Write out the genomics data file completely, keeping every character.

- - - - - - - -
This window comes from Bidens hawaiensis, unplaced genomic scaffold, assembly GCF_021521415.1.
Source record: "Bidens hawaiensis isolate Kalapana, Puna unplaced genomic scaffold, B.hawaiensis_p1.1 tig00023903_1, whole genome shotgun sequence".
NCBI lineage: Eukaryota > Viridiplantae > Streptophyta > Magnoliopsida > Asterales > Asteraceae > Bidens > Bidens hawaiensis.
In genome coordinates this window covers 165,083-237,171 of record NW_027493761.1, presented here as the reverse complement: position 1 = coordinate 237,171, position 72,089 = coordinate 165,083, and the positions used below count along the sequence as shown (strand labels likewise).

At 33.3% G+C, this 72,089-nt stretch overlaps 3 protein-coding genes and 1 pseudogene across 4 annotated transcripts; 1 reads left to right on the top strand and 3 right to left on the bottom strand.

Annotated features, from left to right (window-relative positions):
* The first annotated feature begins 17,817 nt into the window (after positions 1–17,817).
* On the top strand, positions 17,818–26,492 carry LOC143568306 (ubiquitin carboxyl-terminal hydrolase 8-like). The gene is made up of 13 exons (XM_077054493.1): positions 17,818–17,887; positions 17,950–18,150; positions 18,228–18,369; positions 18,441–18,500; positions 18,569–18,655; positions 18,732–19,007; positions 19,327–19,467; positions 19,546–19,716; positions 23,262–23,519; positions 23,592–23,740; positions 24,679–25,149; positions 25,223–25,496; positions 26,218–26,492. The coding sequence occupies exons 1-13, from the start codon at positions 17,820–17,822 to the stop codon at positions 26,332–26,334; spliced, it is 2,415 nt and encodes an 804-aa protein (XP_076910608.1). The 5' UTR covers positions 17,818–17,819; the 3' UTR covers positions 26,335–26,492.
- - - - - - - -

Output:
This window comes from Bidens hawaiensis, unplaced genomic scaffold, assembly GCF_021521415.1.
Source record: "Bidens hawaiensis isolate Kalapana, Puna unplaced genomic scaffold, B.hawaiensis_p1.1 tig00023903_1, whole genome shotgun sequence".
NCBI lineage: Eukaryota > Viridiplantae > Streptophyta > Magnoliopsida > Asterales > Asteraceae > Bidens > Bidens hawaiensis.
In genome coordinates this window covers 165,083-237,171 of record NW_027493761.1, presented here as the reverse complement: position 1 = coordinate 237,171, position 72,089 = coordinate 165,083, and the positions used below count along the sequence as shown (strand labels likewise).

At 33.3% G+C, this 72,089-nt stretch overlaps 3 protein-coding genes and 1 pseudogene across 4 annotated transcripts; 1 reads left to right on the top strand and 3 right to left on the bottom strand.

Annotated features, from left to right (window-relative positions):
* The first annotated feature begins 17,817 nt into the window (after positions 1–17,817).
* On the top strand, positions 17,818–26,492 carry LOC143568306 (ubiquitin carboxyl-terminal hydrolase 8-like). The gene is made up of 13 exons (XM_077054493.1): positions 17,818–17,887; positions 17,950–18,150; positions 18,228–18,369; positions 18,441–18,500; positions 18,569–18,655; positions 18,732–19,007; positions 19,327–19,467; positions 19,546–19,716; positions 23,262–23,519; positions 23,592–23,740; positions 24,679–25,149; positions 25,223–25,496; positions 26,218–26,492. The coding sequence occupies exons 1-13, from the start codon at positions 17,820–17,822 to the stop codon at positions 26,332–26,334; spliced, it is 2,415 nt and encodes an 804-aa protein (XP_076910608.1). The 5' UTR covers positions 17,818–17,819; the 3' UTR covers positions 26,335–26,492.